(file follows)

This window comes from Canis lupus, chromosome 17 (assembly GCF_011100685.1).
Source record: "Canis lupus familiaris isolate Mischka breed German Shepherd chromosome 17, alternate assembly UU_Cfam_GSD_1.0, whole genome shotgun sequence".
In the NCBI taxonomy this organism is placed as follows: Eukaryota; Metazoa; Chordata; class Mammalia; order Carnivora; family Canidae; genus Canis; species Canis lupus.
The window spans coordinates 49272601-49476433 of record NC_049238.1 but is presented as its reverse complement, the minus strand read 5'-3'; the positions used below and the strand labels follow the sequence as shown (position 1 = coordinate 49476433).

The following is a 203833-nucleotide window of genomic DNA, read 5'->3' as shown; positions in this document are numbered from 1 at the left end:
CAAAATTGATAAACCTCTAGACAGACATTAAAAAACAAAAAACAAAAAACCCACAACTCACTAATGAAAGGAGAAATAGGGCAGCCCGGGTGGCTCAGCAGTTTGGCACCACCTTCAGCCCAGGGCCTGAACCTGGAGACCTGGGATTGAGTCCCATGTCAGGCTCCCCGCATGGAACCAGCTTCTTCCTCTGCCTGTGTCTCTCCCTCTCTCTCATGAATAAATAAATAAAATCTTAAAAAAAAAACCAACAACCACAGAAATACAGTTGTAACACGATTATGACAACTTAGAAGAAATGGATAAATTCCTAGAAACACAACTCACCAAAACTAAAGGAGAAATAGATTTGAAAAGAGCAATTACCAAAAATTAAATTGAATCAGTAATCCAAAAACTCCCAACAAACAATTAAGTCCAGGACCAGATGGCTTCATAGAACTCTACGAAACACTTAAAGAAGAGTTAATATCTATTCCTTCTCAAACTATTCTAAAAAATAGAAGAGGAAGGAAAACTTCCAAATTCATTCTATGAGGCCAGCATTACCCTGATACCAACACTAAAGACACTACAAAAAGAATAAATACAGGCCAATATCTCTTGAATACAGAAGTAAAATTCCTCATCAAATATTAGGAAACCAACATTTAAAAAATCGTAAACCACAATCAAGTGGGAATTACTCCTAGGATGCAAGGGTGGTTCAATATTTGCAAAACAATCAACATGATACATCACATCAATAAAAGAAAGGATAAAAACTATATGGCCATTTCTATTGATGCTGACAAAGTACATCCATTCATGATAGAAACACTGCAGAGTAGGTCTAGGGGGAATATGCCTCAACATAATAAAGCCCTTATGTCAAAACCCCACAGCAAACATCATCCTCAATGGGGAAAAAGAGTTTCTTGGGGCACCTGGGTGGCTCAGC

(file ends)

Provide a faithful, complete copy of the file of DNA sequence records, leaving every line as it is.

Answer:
This window comes from Canis lupus, chromosome 17 (assembly GCF_011100685.1).
Source record: "Canis lupus familiaris isolate Mischka breed German Shepherd chromosome 17, alternate assembly UU_Cfam_GSD_1.0, whole genome shotgun sequence".
In the NCBI taxonomy this organism is placed as follows: Eukaryota; Metazoa; Chordata; class Mammalia; order Carnivora; family Canidae; genus Canis; species Canis lupus.
The window spans coordinates 49272601-49476433 of record NC_049238.1 but is presented as its reverse complement, the minus strand read 5'-3'; the positions used below and the strand labels follow the sequence as shown (position 1 = coordinate 49476433).

The following is a 203833-nucleotide window of genomic DNA, read 5'->3' as shown; positions in this document are numbered from 1 at the left end:
CAAAATTGATAAACCTCTAGACAGACATTAAAAAACAAAAAACAAAAAACCCACAACTCACTAATGAAAGGAGAAATAGGGCAGCCCGGGTGGCTCAGCAGTTTGGCACCACCTTCAGCCCAGGGCCTGAACCTGGAGACCTGGGATTGAGTCCCATGTCAGGCTCCCCGCATGGAACCAGCTTCTTCCTCTGCCTGTGTCTCTCCCTCTCTCTCATGAATAAATAAATAAAATCTTAAAAAAAAAACCAACAACCACAGAAATACAGTTGTAACACGATTATGACAACTTAGAAGAAATGGATAAATTCCTAGAAACACAACTCACCAAAACTAAAGGAGAAATAGATTTGAAAAGAGCAATTACCAAAAATTAAATTGAATCAGTAATCCAAAAACTCCCAACAAACAATTAAGTCCAGGACCAGATGGCTTCATAGAACTCTACGAAACACTTAAAGAAGAGTTAATATCTATTCCTTCTCAAACTATTCTAAAAAATAGAAGAGGAAGGAAAACTTCCAAATTCATTCTATGAGGCCAGCATTACCCTGATACCAACACTAAAGACACTACAAAAAGAATAAATACAGGCCAATATCTCTTGAATACAGAAGTAAAATTCCTCATCAAATATTAGGAAACCAACATTTAAAAAATCGTAAACCACAATCAAGTGGGAATTACTCCTAGGATGCAAGGGTGGTTCAATATTTGCAAAACAATCAACATGATACATCACATCAATAAAAGAAAGGATAAAAACTATATGGCCATTTCTATTGATGCTGACAAAGTACATCCATTCATGATAGAAACACTGCAGAGTAGGTCTAGGGGGAATATGCCTCAACATAATAAAGCCCTTATGTCAAAACCCCACAGCAAACATCATCCTCAATGGGGAAAAAGAGTTTCTTGGGGCACCTGGGTGGCTCAGC